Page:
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Throughout this manual certain conventional notations are used to describe the syntax (programming sentence structure) of BASIC commands or statements and to show both the required and optional parts of each BASIC keyword. The rules to use for interpreting statement syntax are as follows:

  1. BASIC keywords are shown in capital letters. They must appear where shown in the statement, entered and spelled exactly as shown.
  2. Items shown within quotation marks (" ") indicate variable data which you must put in. Both the quotation marks and the data inside the quotes must appear where shown in each statement.
  3. Items inside the square brackets ([ ]) indicate an optional statement parameter. A parameter is a limitation or additional qualifier for your statements. If you use an optional parameter you must supply the data for that optional parameter. In addition, ellipses (...) show that an optional item can be repeated as many times as a programming line allows.
  4. If an item in the square brackets ([ ]) is UNDERLINED, that means that you MUST use those certain characters in the optional parameters, and they also have to be spelled exactly as shown. 5. Items inside angle brackets (< >) indicate variable data which you provide. While the slash (/) indicates that you must make a choice between two mutually exclusive options.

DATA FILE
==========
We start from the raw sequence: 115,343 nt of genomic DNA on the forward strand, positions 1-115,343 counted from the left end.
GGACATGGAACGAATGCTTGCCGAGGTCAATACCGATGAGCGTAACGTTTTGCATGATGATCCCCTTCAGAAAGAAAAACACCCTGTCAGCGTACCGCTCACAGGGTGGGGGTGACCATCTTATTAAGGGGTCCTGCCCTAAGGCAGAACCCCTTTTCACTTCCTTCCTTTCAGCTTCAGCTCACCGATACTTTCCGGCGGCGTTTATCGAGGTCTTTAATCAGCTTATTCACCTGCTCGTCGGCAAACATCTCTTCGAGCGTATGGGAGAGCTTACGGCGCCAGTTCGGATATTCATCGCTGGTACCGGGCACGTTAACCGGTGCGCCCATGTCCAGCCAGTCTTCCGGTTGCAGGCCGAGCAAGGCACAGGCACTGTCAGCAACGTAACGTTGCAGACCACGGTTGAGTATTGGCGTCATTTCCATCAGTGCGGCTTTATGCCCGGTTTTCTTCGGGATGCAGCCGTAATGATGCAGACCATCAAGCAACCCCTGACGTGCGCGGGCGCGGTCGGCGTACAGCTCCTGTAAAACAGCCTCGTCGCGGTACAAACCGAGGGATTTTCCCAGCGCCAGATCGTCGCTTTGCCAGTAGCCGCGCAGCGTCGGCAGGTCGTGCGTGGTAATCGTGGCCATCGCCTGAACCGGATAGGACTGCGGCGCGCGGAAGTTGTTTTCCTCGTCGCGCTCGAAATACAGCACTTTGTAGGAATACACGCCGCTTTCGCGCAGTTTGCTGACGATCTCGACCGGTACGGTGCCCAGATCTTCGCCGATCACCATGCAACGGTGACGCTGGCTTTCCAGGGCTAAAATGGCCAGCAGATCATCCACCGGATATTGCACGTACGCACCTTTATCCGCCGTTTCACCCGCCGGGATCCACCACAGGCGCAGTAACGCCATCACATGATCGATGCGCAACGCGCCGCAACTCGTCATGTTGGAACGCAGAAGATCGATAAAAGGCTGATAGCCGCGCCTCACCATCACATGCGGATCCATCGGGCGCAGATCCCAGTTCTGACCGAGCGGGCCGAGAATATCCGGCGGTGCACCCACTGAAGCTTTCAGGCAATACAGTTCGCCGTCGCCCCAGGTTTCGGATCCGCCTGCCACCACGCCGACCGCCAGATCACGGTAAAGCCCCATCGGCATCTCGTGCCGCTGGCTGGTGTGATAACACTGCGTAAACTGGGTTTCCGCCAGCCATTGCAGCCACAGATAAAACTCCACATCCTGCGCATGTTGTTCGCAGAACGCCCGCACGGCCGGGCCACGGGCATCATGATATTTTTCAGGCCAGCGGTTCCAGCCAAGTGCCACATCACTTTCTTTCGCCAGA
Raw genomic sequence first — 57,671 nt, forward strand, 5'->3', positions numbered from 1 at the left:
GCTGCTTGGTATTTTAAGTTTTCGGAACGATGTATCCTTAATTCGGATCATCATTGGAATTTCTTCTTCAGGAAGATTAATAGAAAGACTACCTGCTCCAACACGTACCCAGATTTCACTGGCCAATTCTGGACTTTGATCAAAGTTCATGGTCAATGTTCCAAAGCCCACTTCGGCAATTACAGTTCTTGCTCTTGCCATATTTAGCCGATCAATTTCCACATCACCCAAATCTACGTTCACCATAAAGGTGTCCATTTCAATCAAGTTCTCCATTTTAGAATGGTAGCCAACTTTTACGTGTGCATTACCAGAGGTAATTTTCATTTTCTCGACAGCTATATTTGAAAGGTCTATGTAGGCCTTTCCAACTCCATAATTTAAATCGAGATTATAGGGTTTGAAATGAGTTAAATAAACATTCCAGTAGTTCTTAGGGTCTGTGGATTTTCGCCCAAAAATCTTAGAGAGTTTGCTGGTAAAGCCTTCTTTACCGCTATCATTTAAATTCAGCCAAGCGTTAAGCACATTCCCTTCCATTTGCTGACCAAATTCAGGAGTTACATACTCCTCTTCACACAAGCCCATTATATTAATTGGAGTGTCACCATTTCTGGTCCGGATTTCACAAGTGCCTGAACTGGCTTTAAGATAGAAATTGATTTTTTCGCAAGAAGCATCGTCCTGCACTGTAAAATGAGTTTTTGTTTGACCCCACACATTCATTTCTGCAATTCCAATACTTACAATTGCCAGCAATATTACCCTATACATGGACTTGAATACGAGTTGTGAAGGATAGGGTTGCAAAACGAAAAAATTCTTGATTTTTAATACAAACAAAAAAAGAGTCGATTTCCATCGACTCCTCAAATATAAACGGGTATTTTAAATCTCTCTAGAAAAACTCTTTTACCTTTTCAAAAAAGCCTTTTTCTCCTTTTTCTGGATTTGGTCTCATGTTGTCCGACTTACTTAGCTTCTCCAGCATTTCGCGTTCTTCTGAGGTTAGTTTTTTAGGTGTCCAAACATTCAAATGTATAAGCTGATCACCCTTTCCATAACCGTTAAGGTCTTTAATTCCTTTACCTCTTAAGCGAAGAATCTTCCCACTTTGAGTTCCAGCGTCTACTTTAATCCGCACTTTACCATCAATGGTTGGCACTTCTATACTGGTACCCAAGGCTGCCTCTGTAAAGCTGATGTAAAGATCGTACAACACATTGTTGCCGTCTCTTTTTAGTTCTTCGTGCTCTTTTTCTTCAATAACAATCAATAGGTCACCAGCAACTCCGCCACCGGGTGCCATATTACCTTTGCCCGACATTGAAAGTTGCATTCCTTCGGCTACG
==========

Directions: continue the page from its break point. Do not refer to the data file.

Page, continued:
OPEN <file-num>,<device>[,<address>],["<drive>:<filename>][,<mode>]"


    10 OPEN 2,8,6,"0:STOCK FOLIO,S,W"
    20 OPEN 1,1,2,"CHECKBOOK"
    30 OPEN 3,4

When you actually apply the syntax conventions in a practical situation, the sequence of parameters in your statements might not be exactly the same as the sequence shown in syntax examples. The examples are not meant to show every possible sequence. They are intended to present all required and optional parameters.

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This page has been created by Sami Rautiainen.
Read the small print. Last updated May 18, 1998.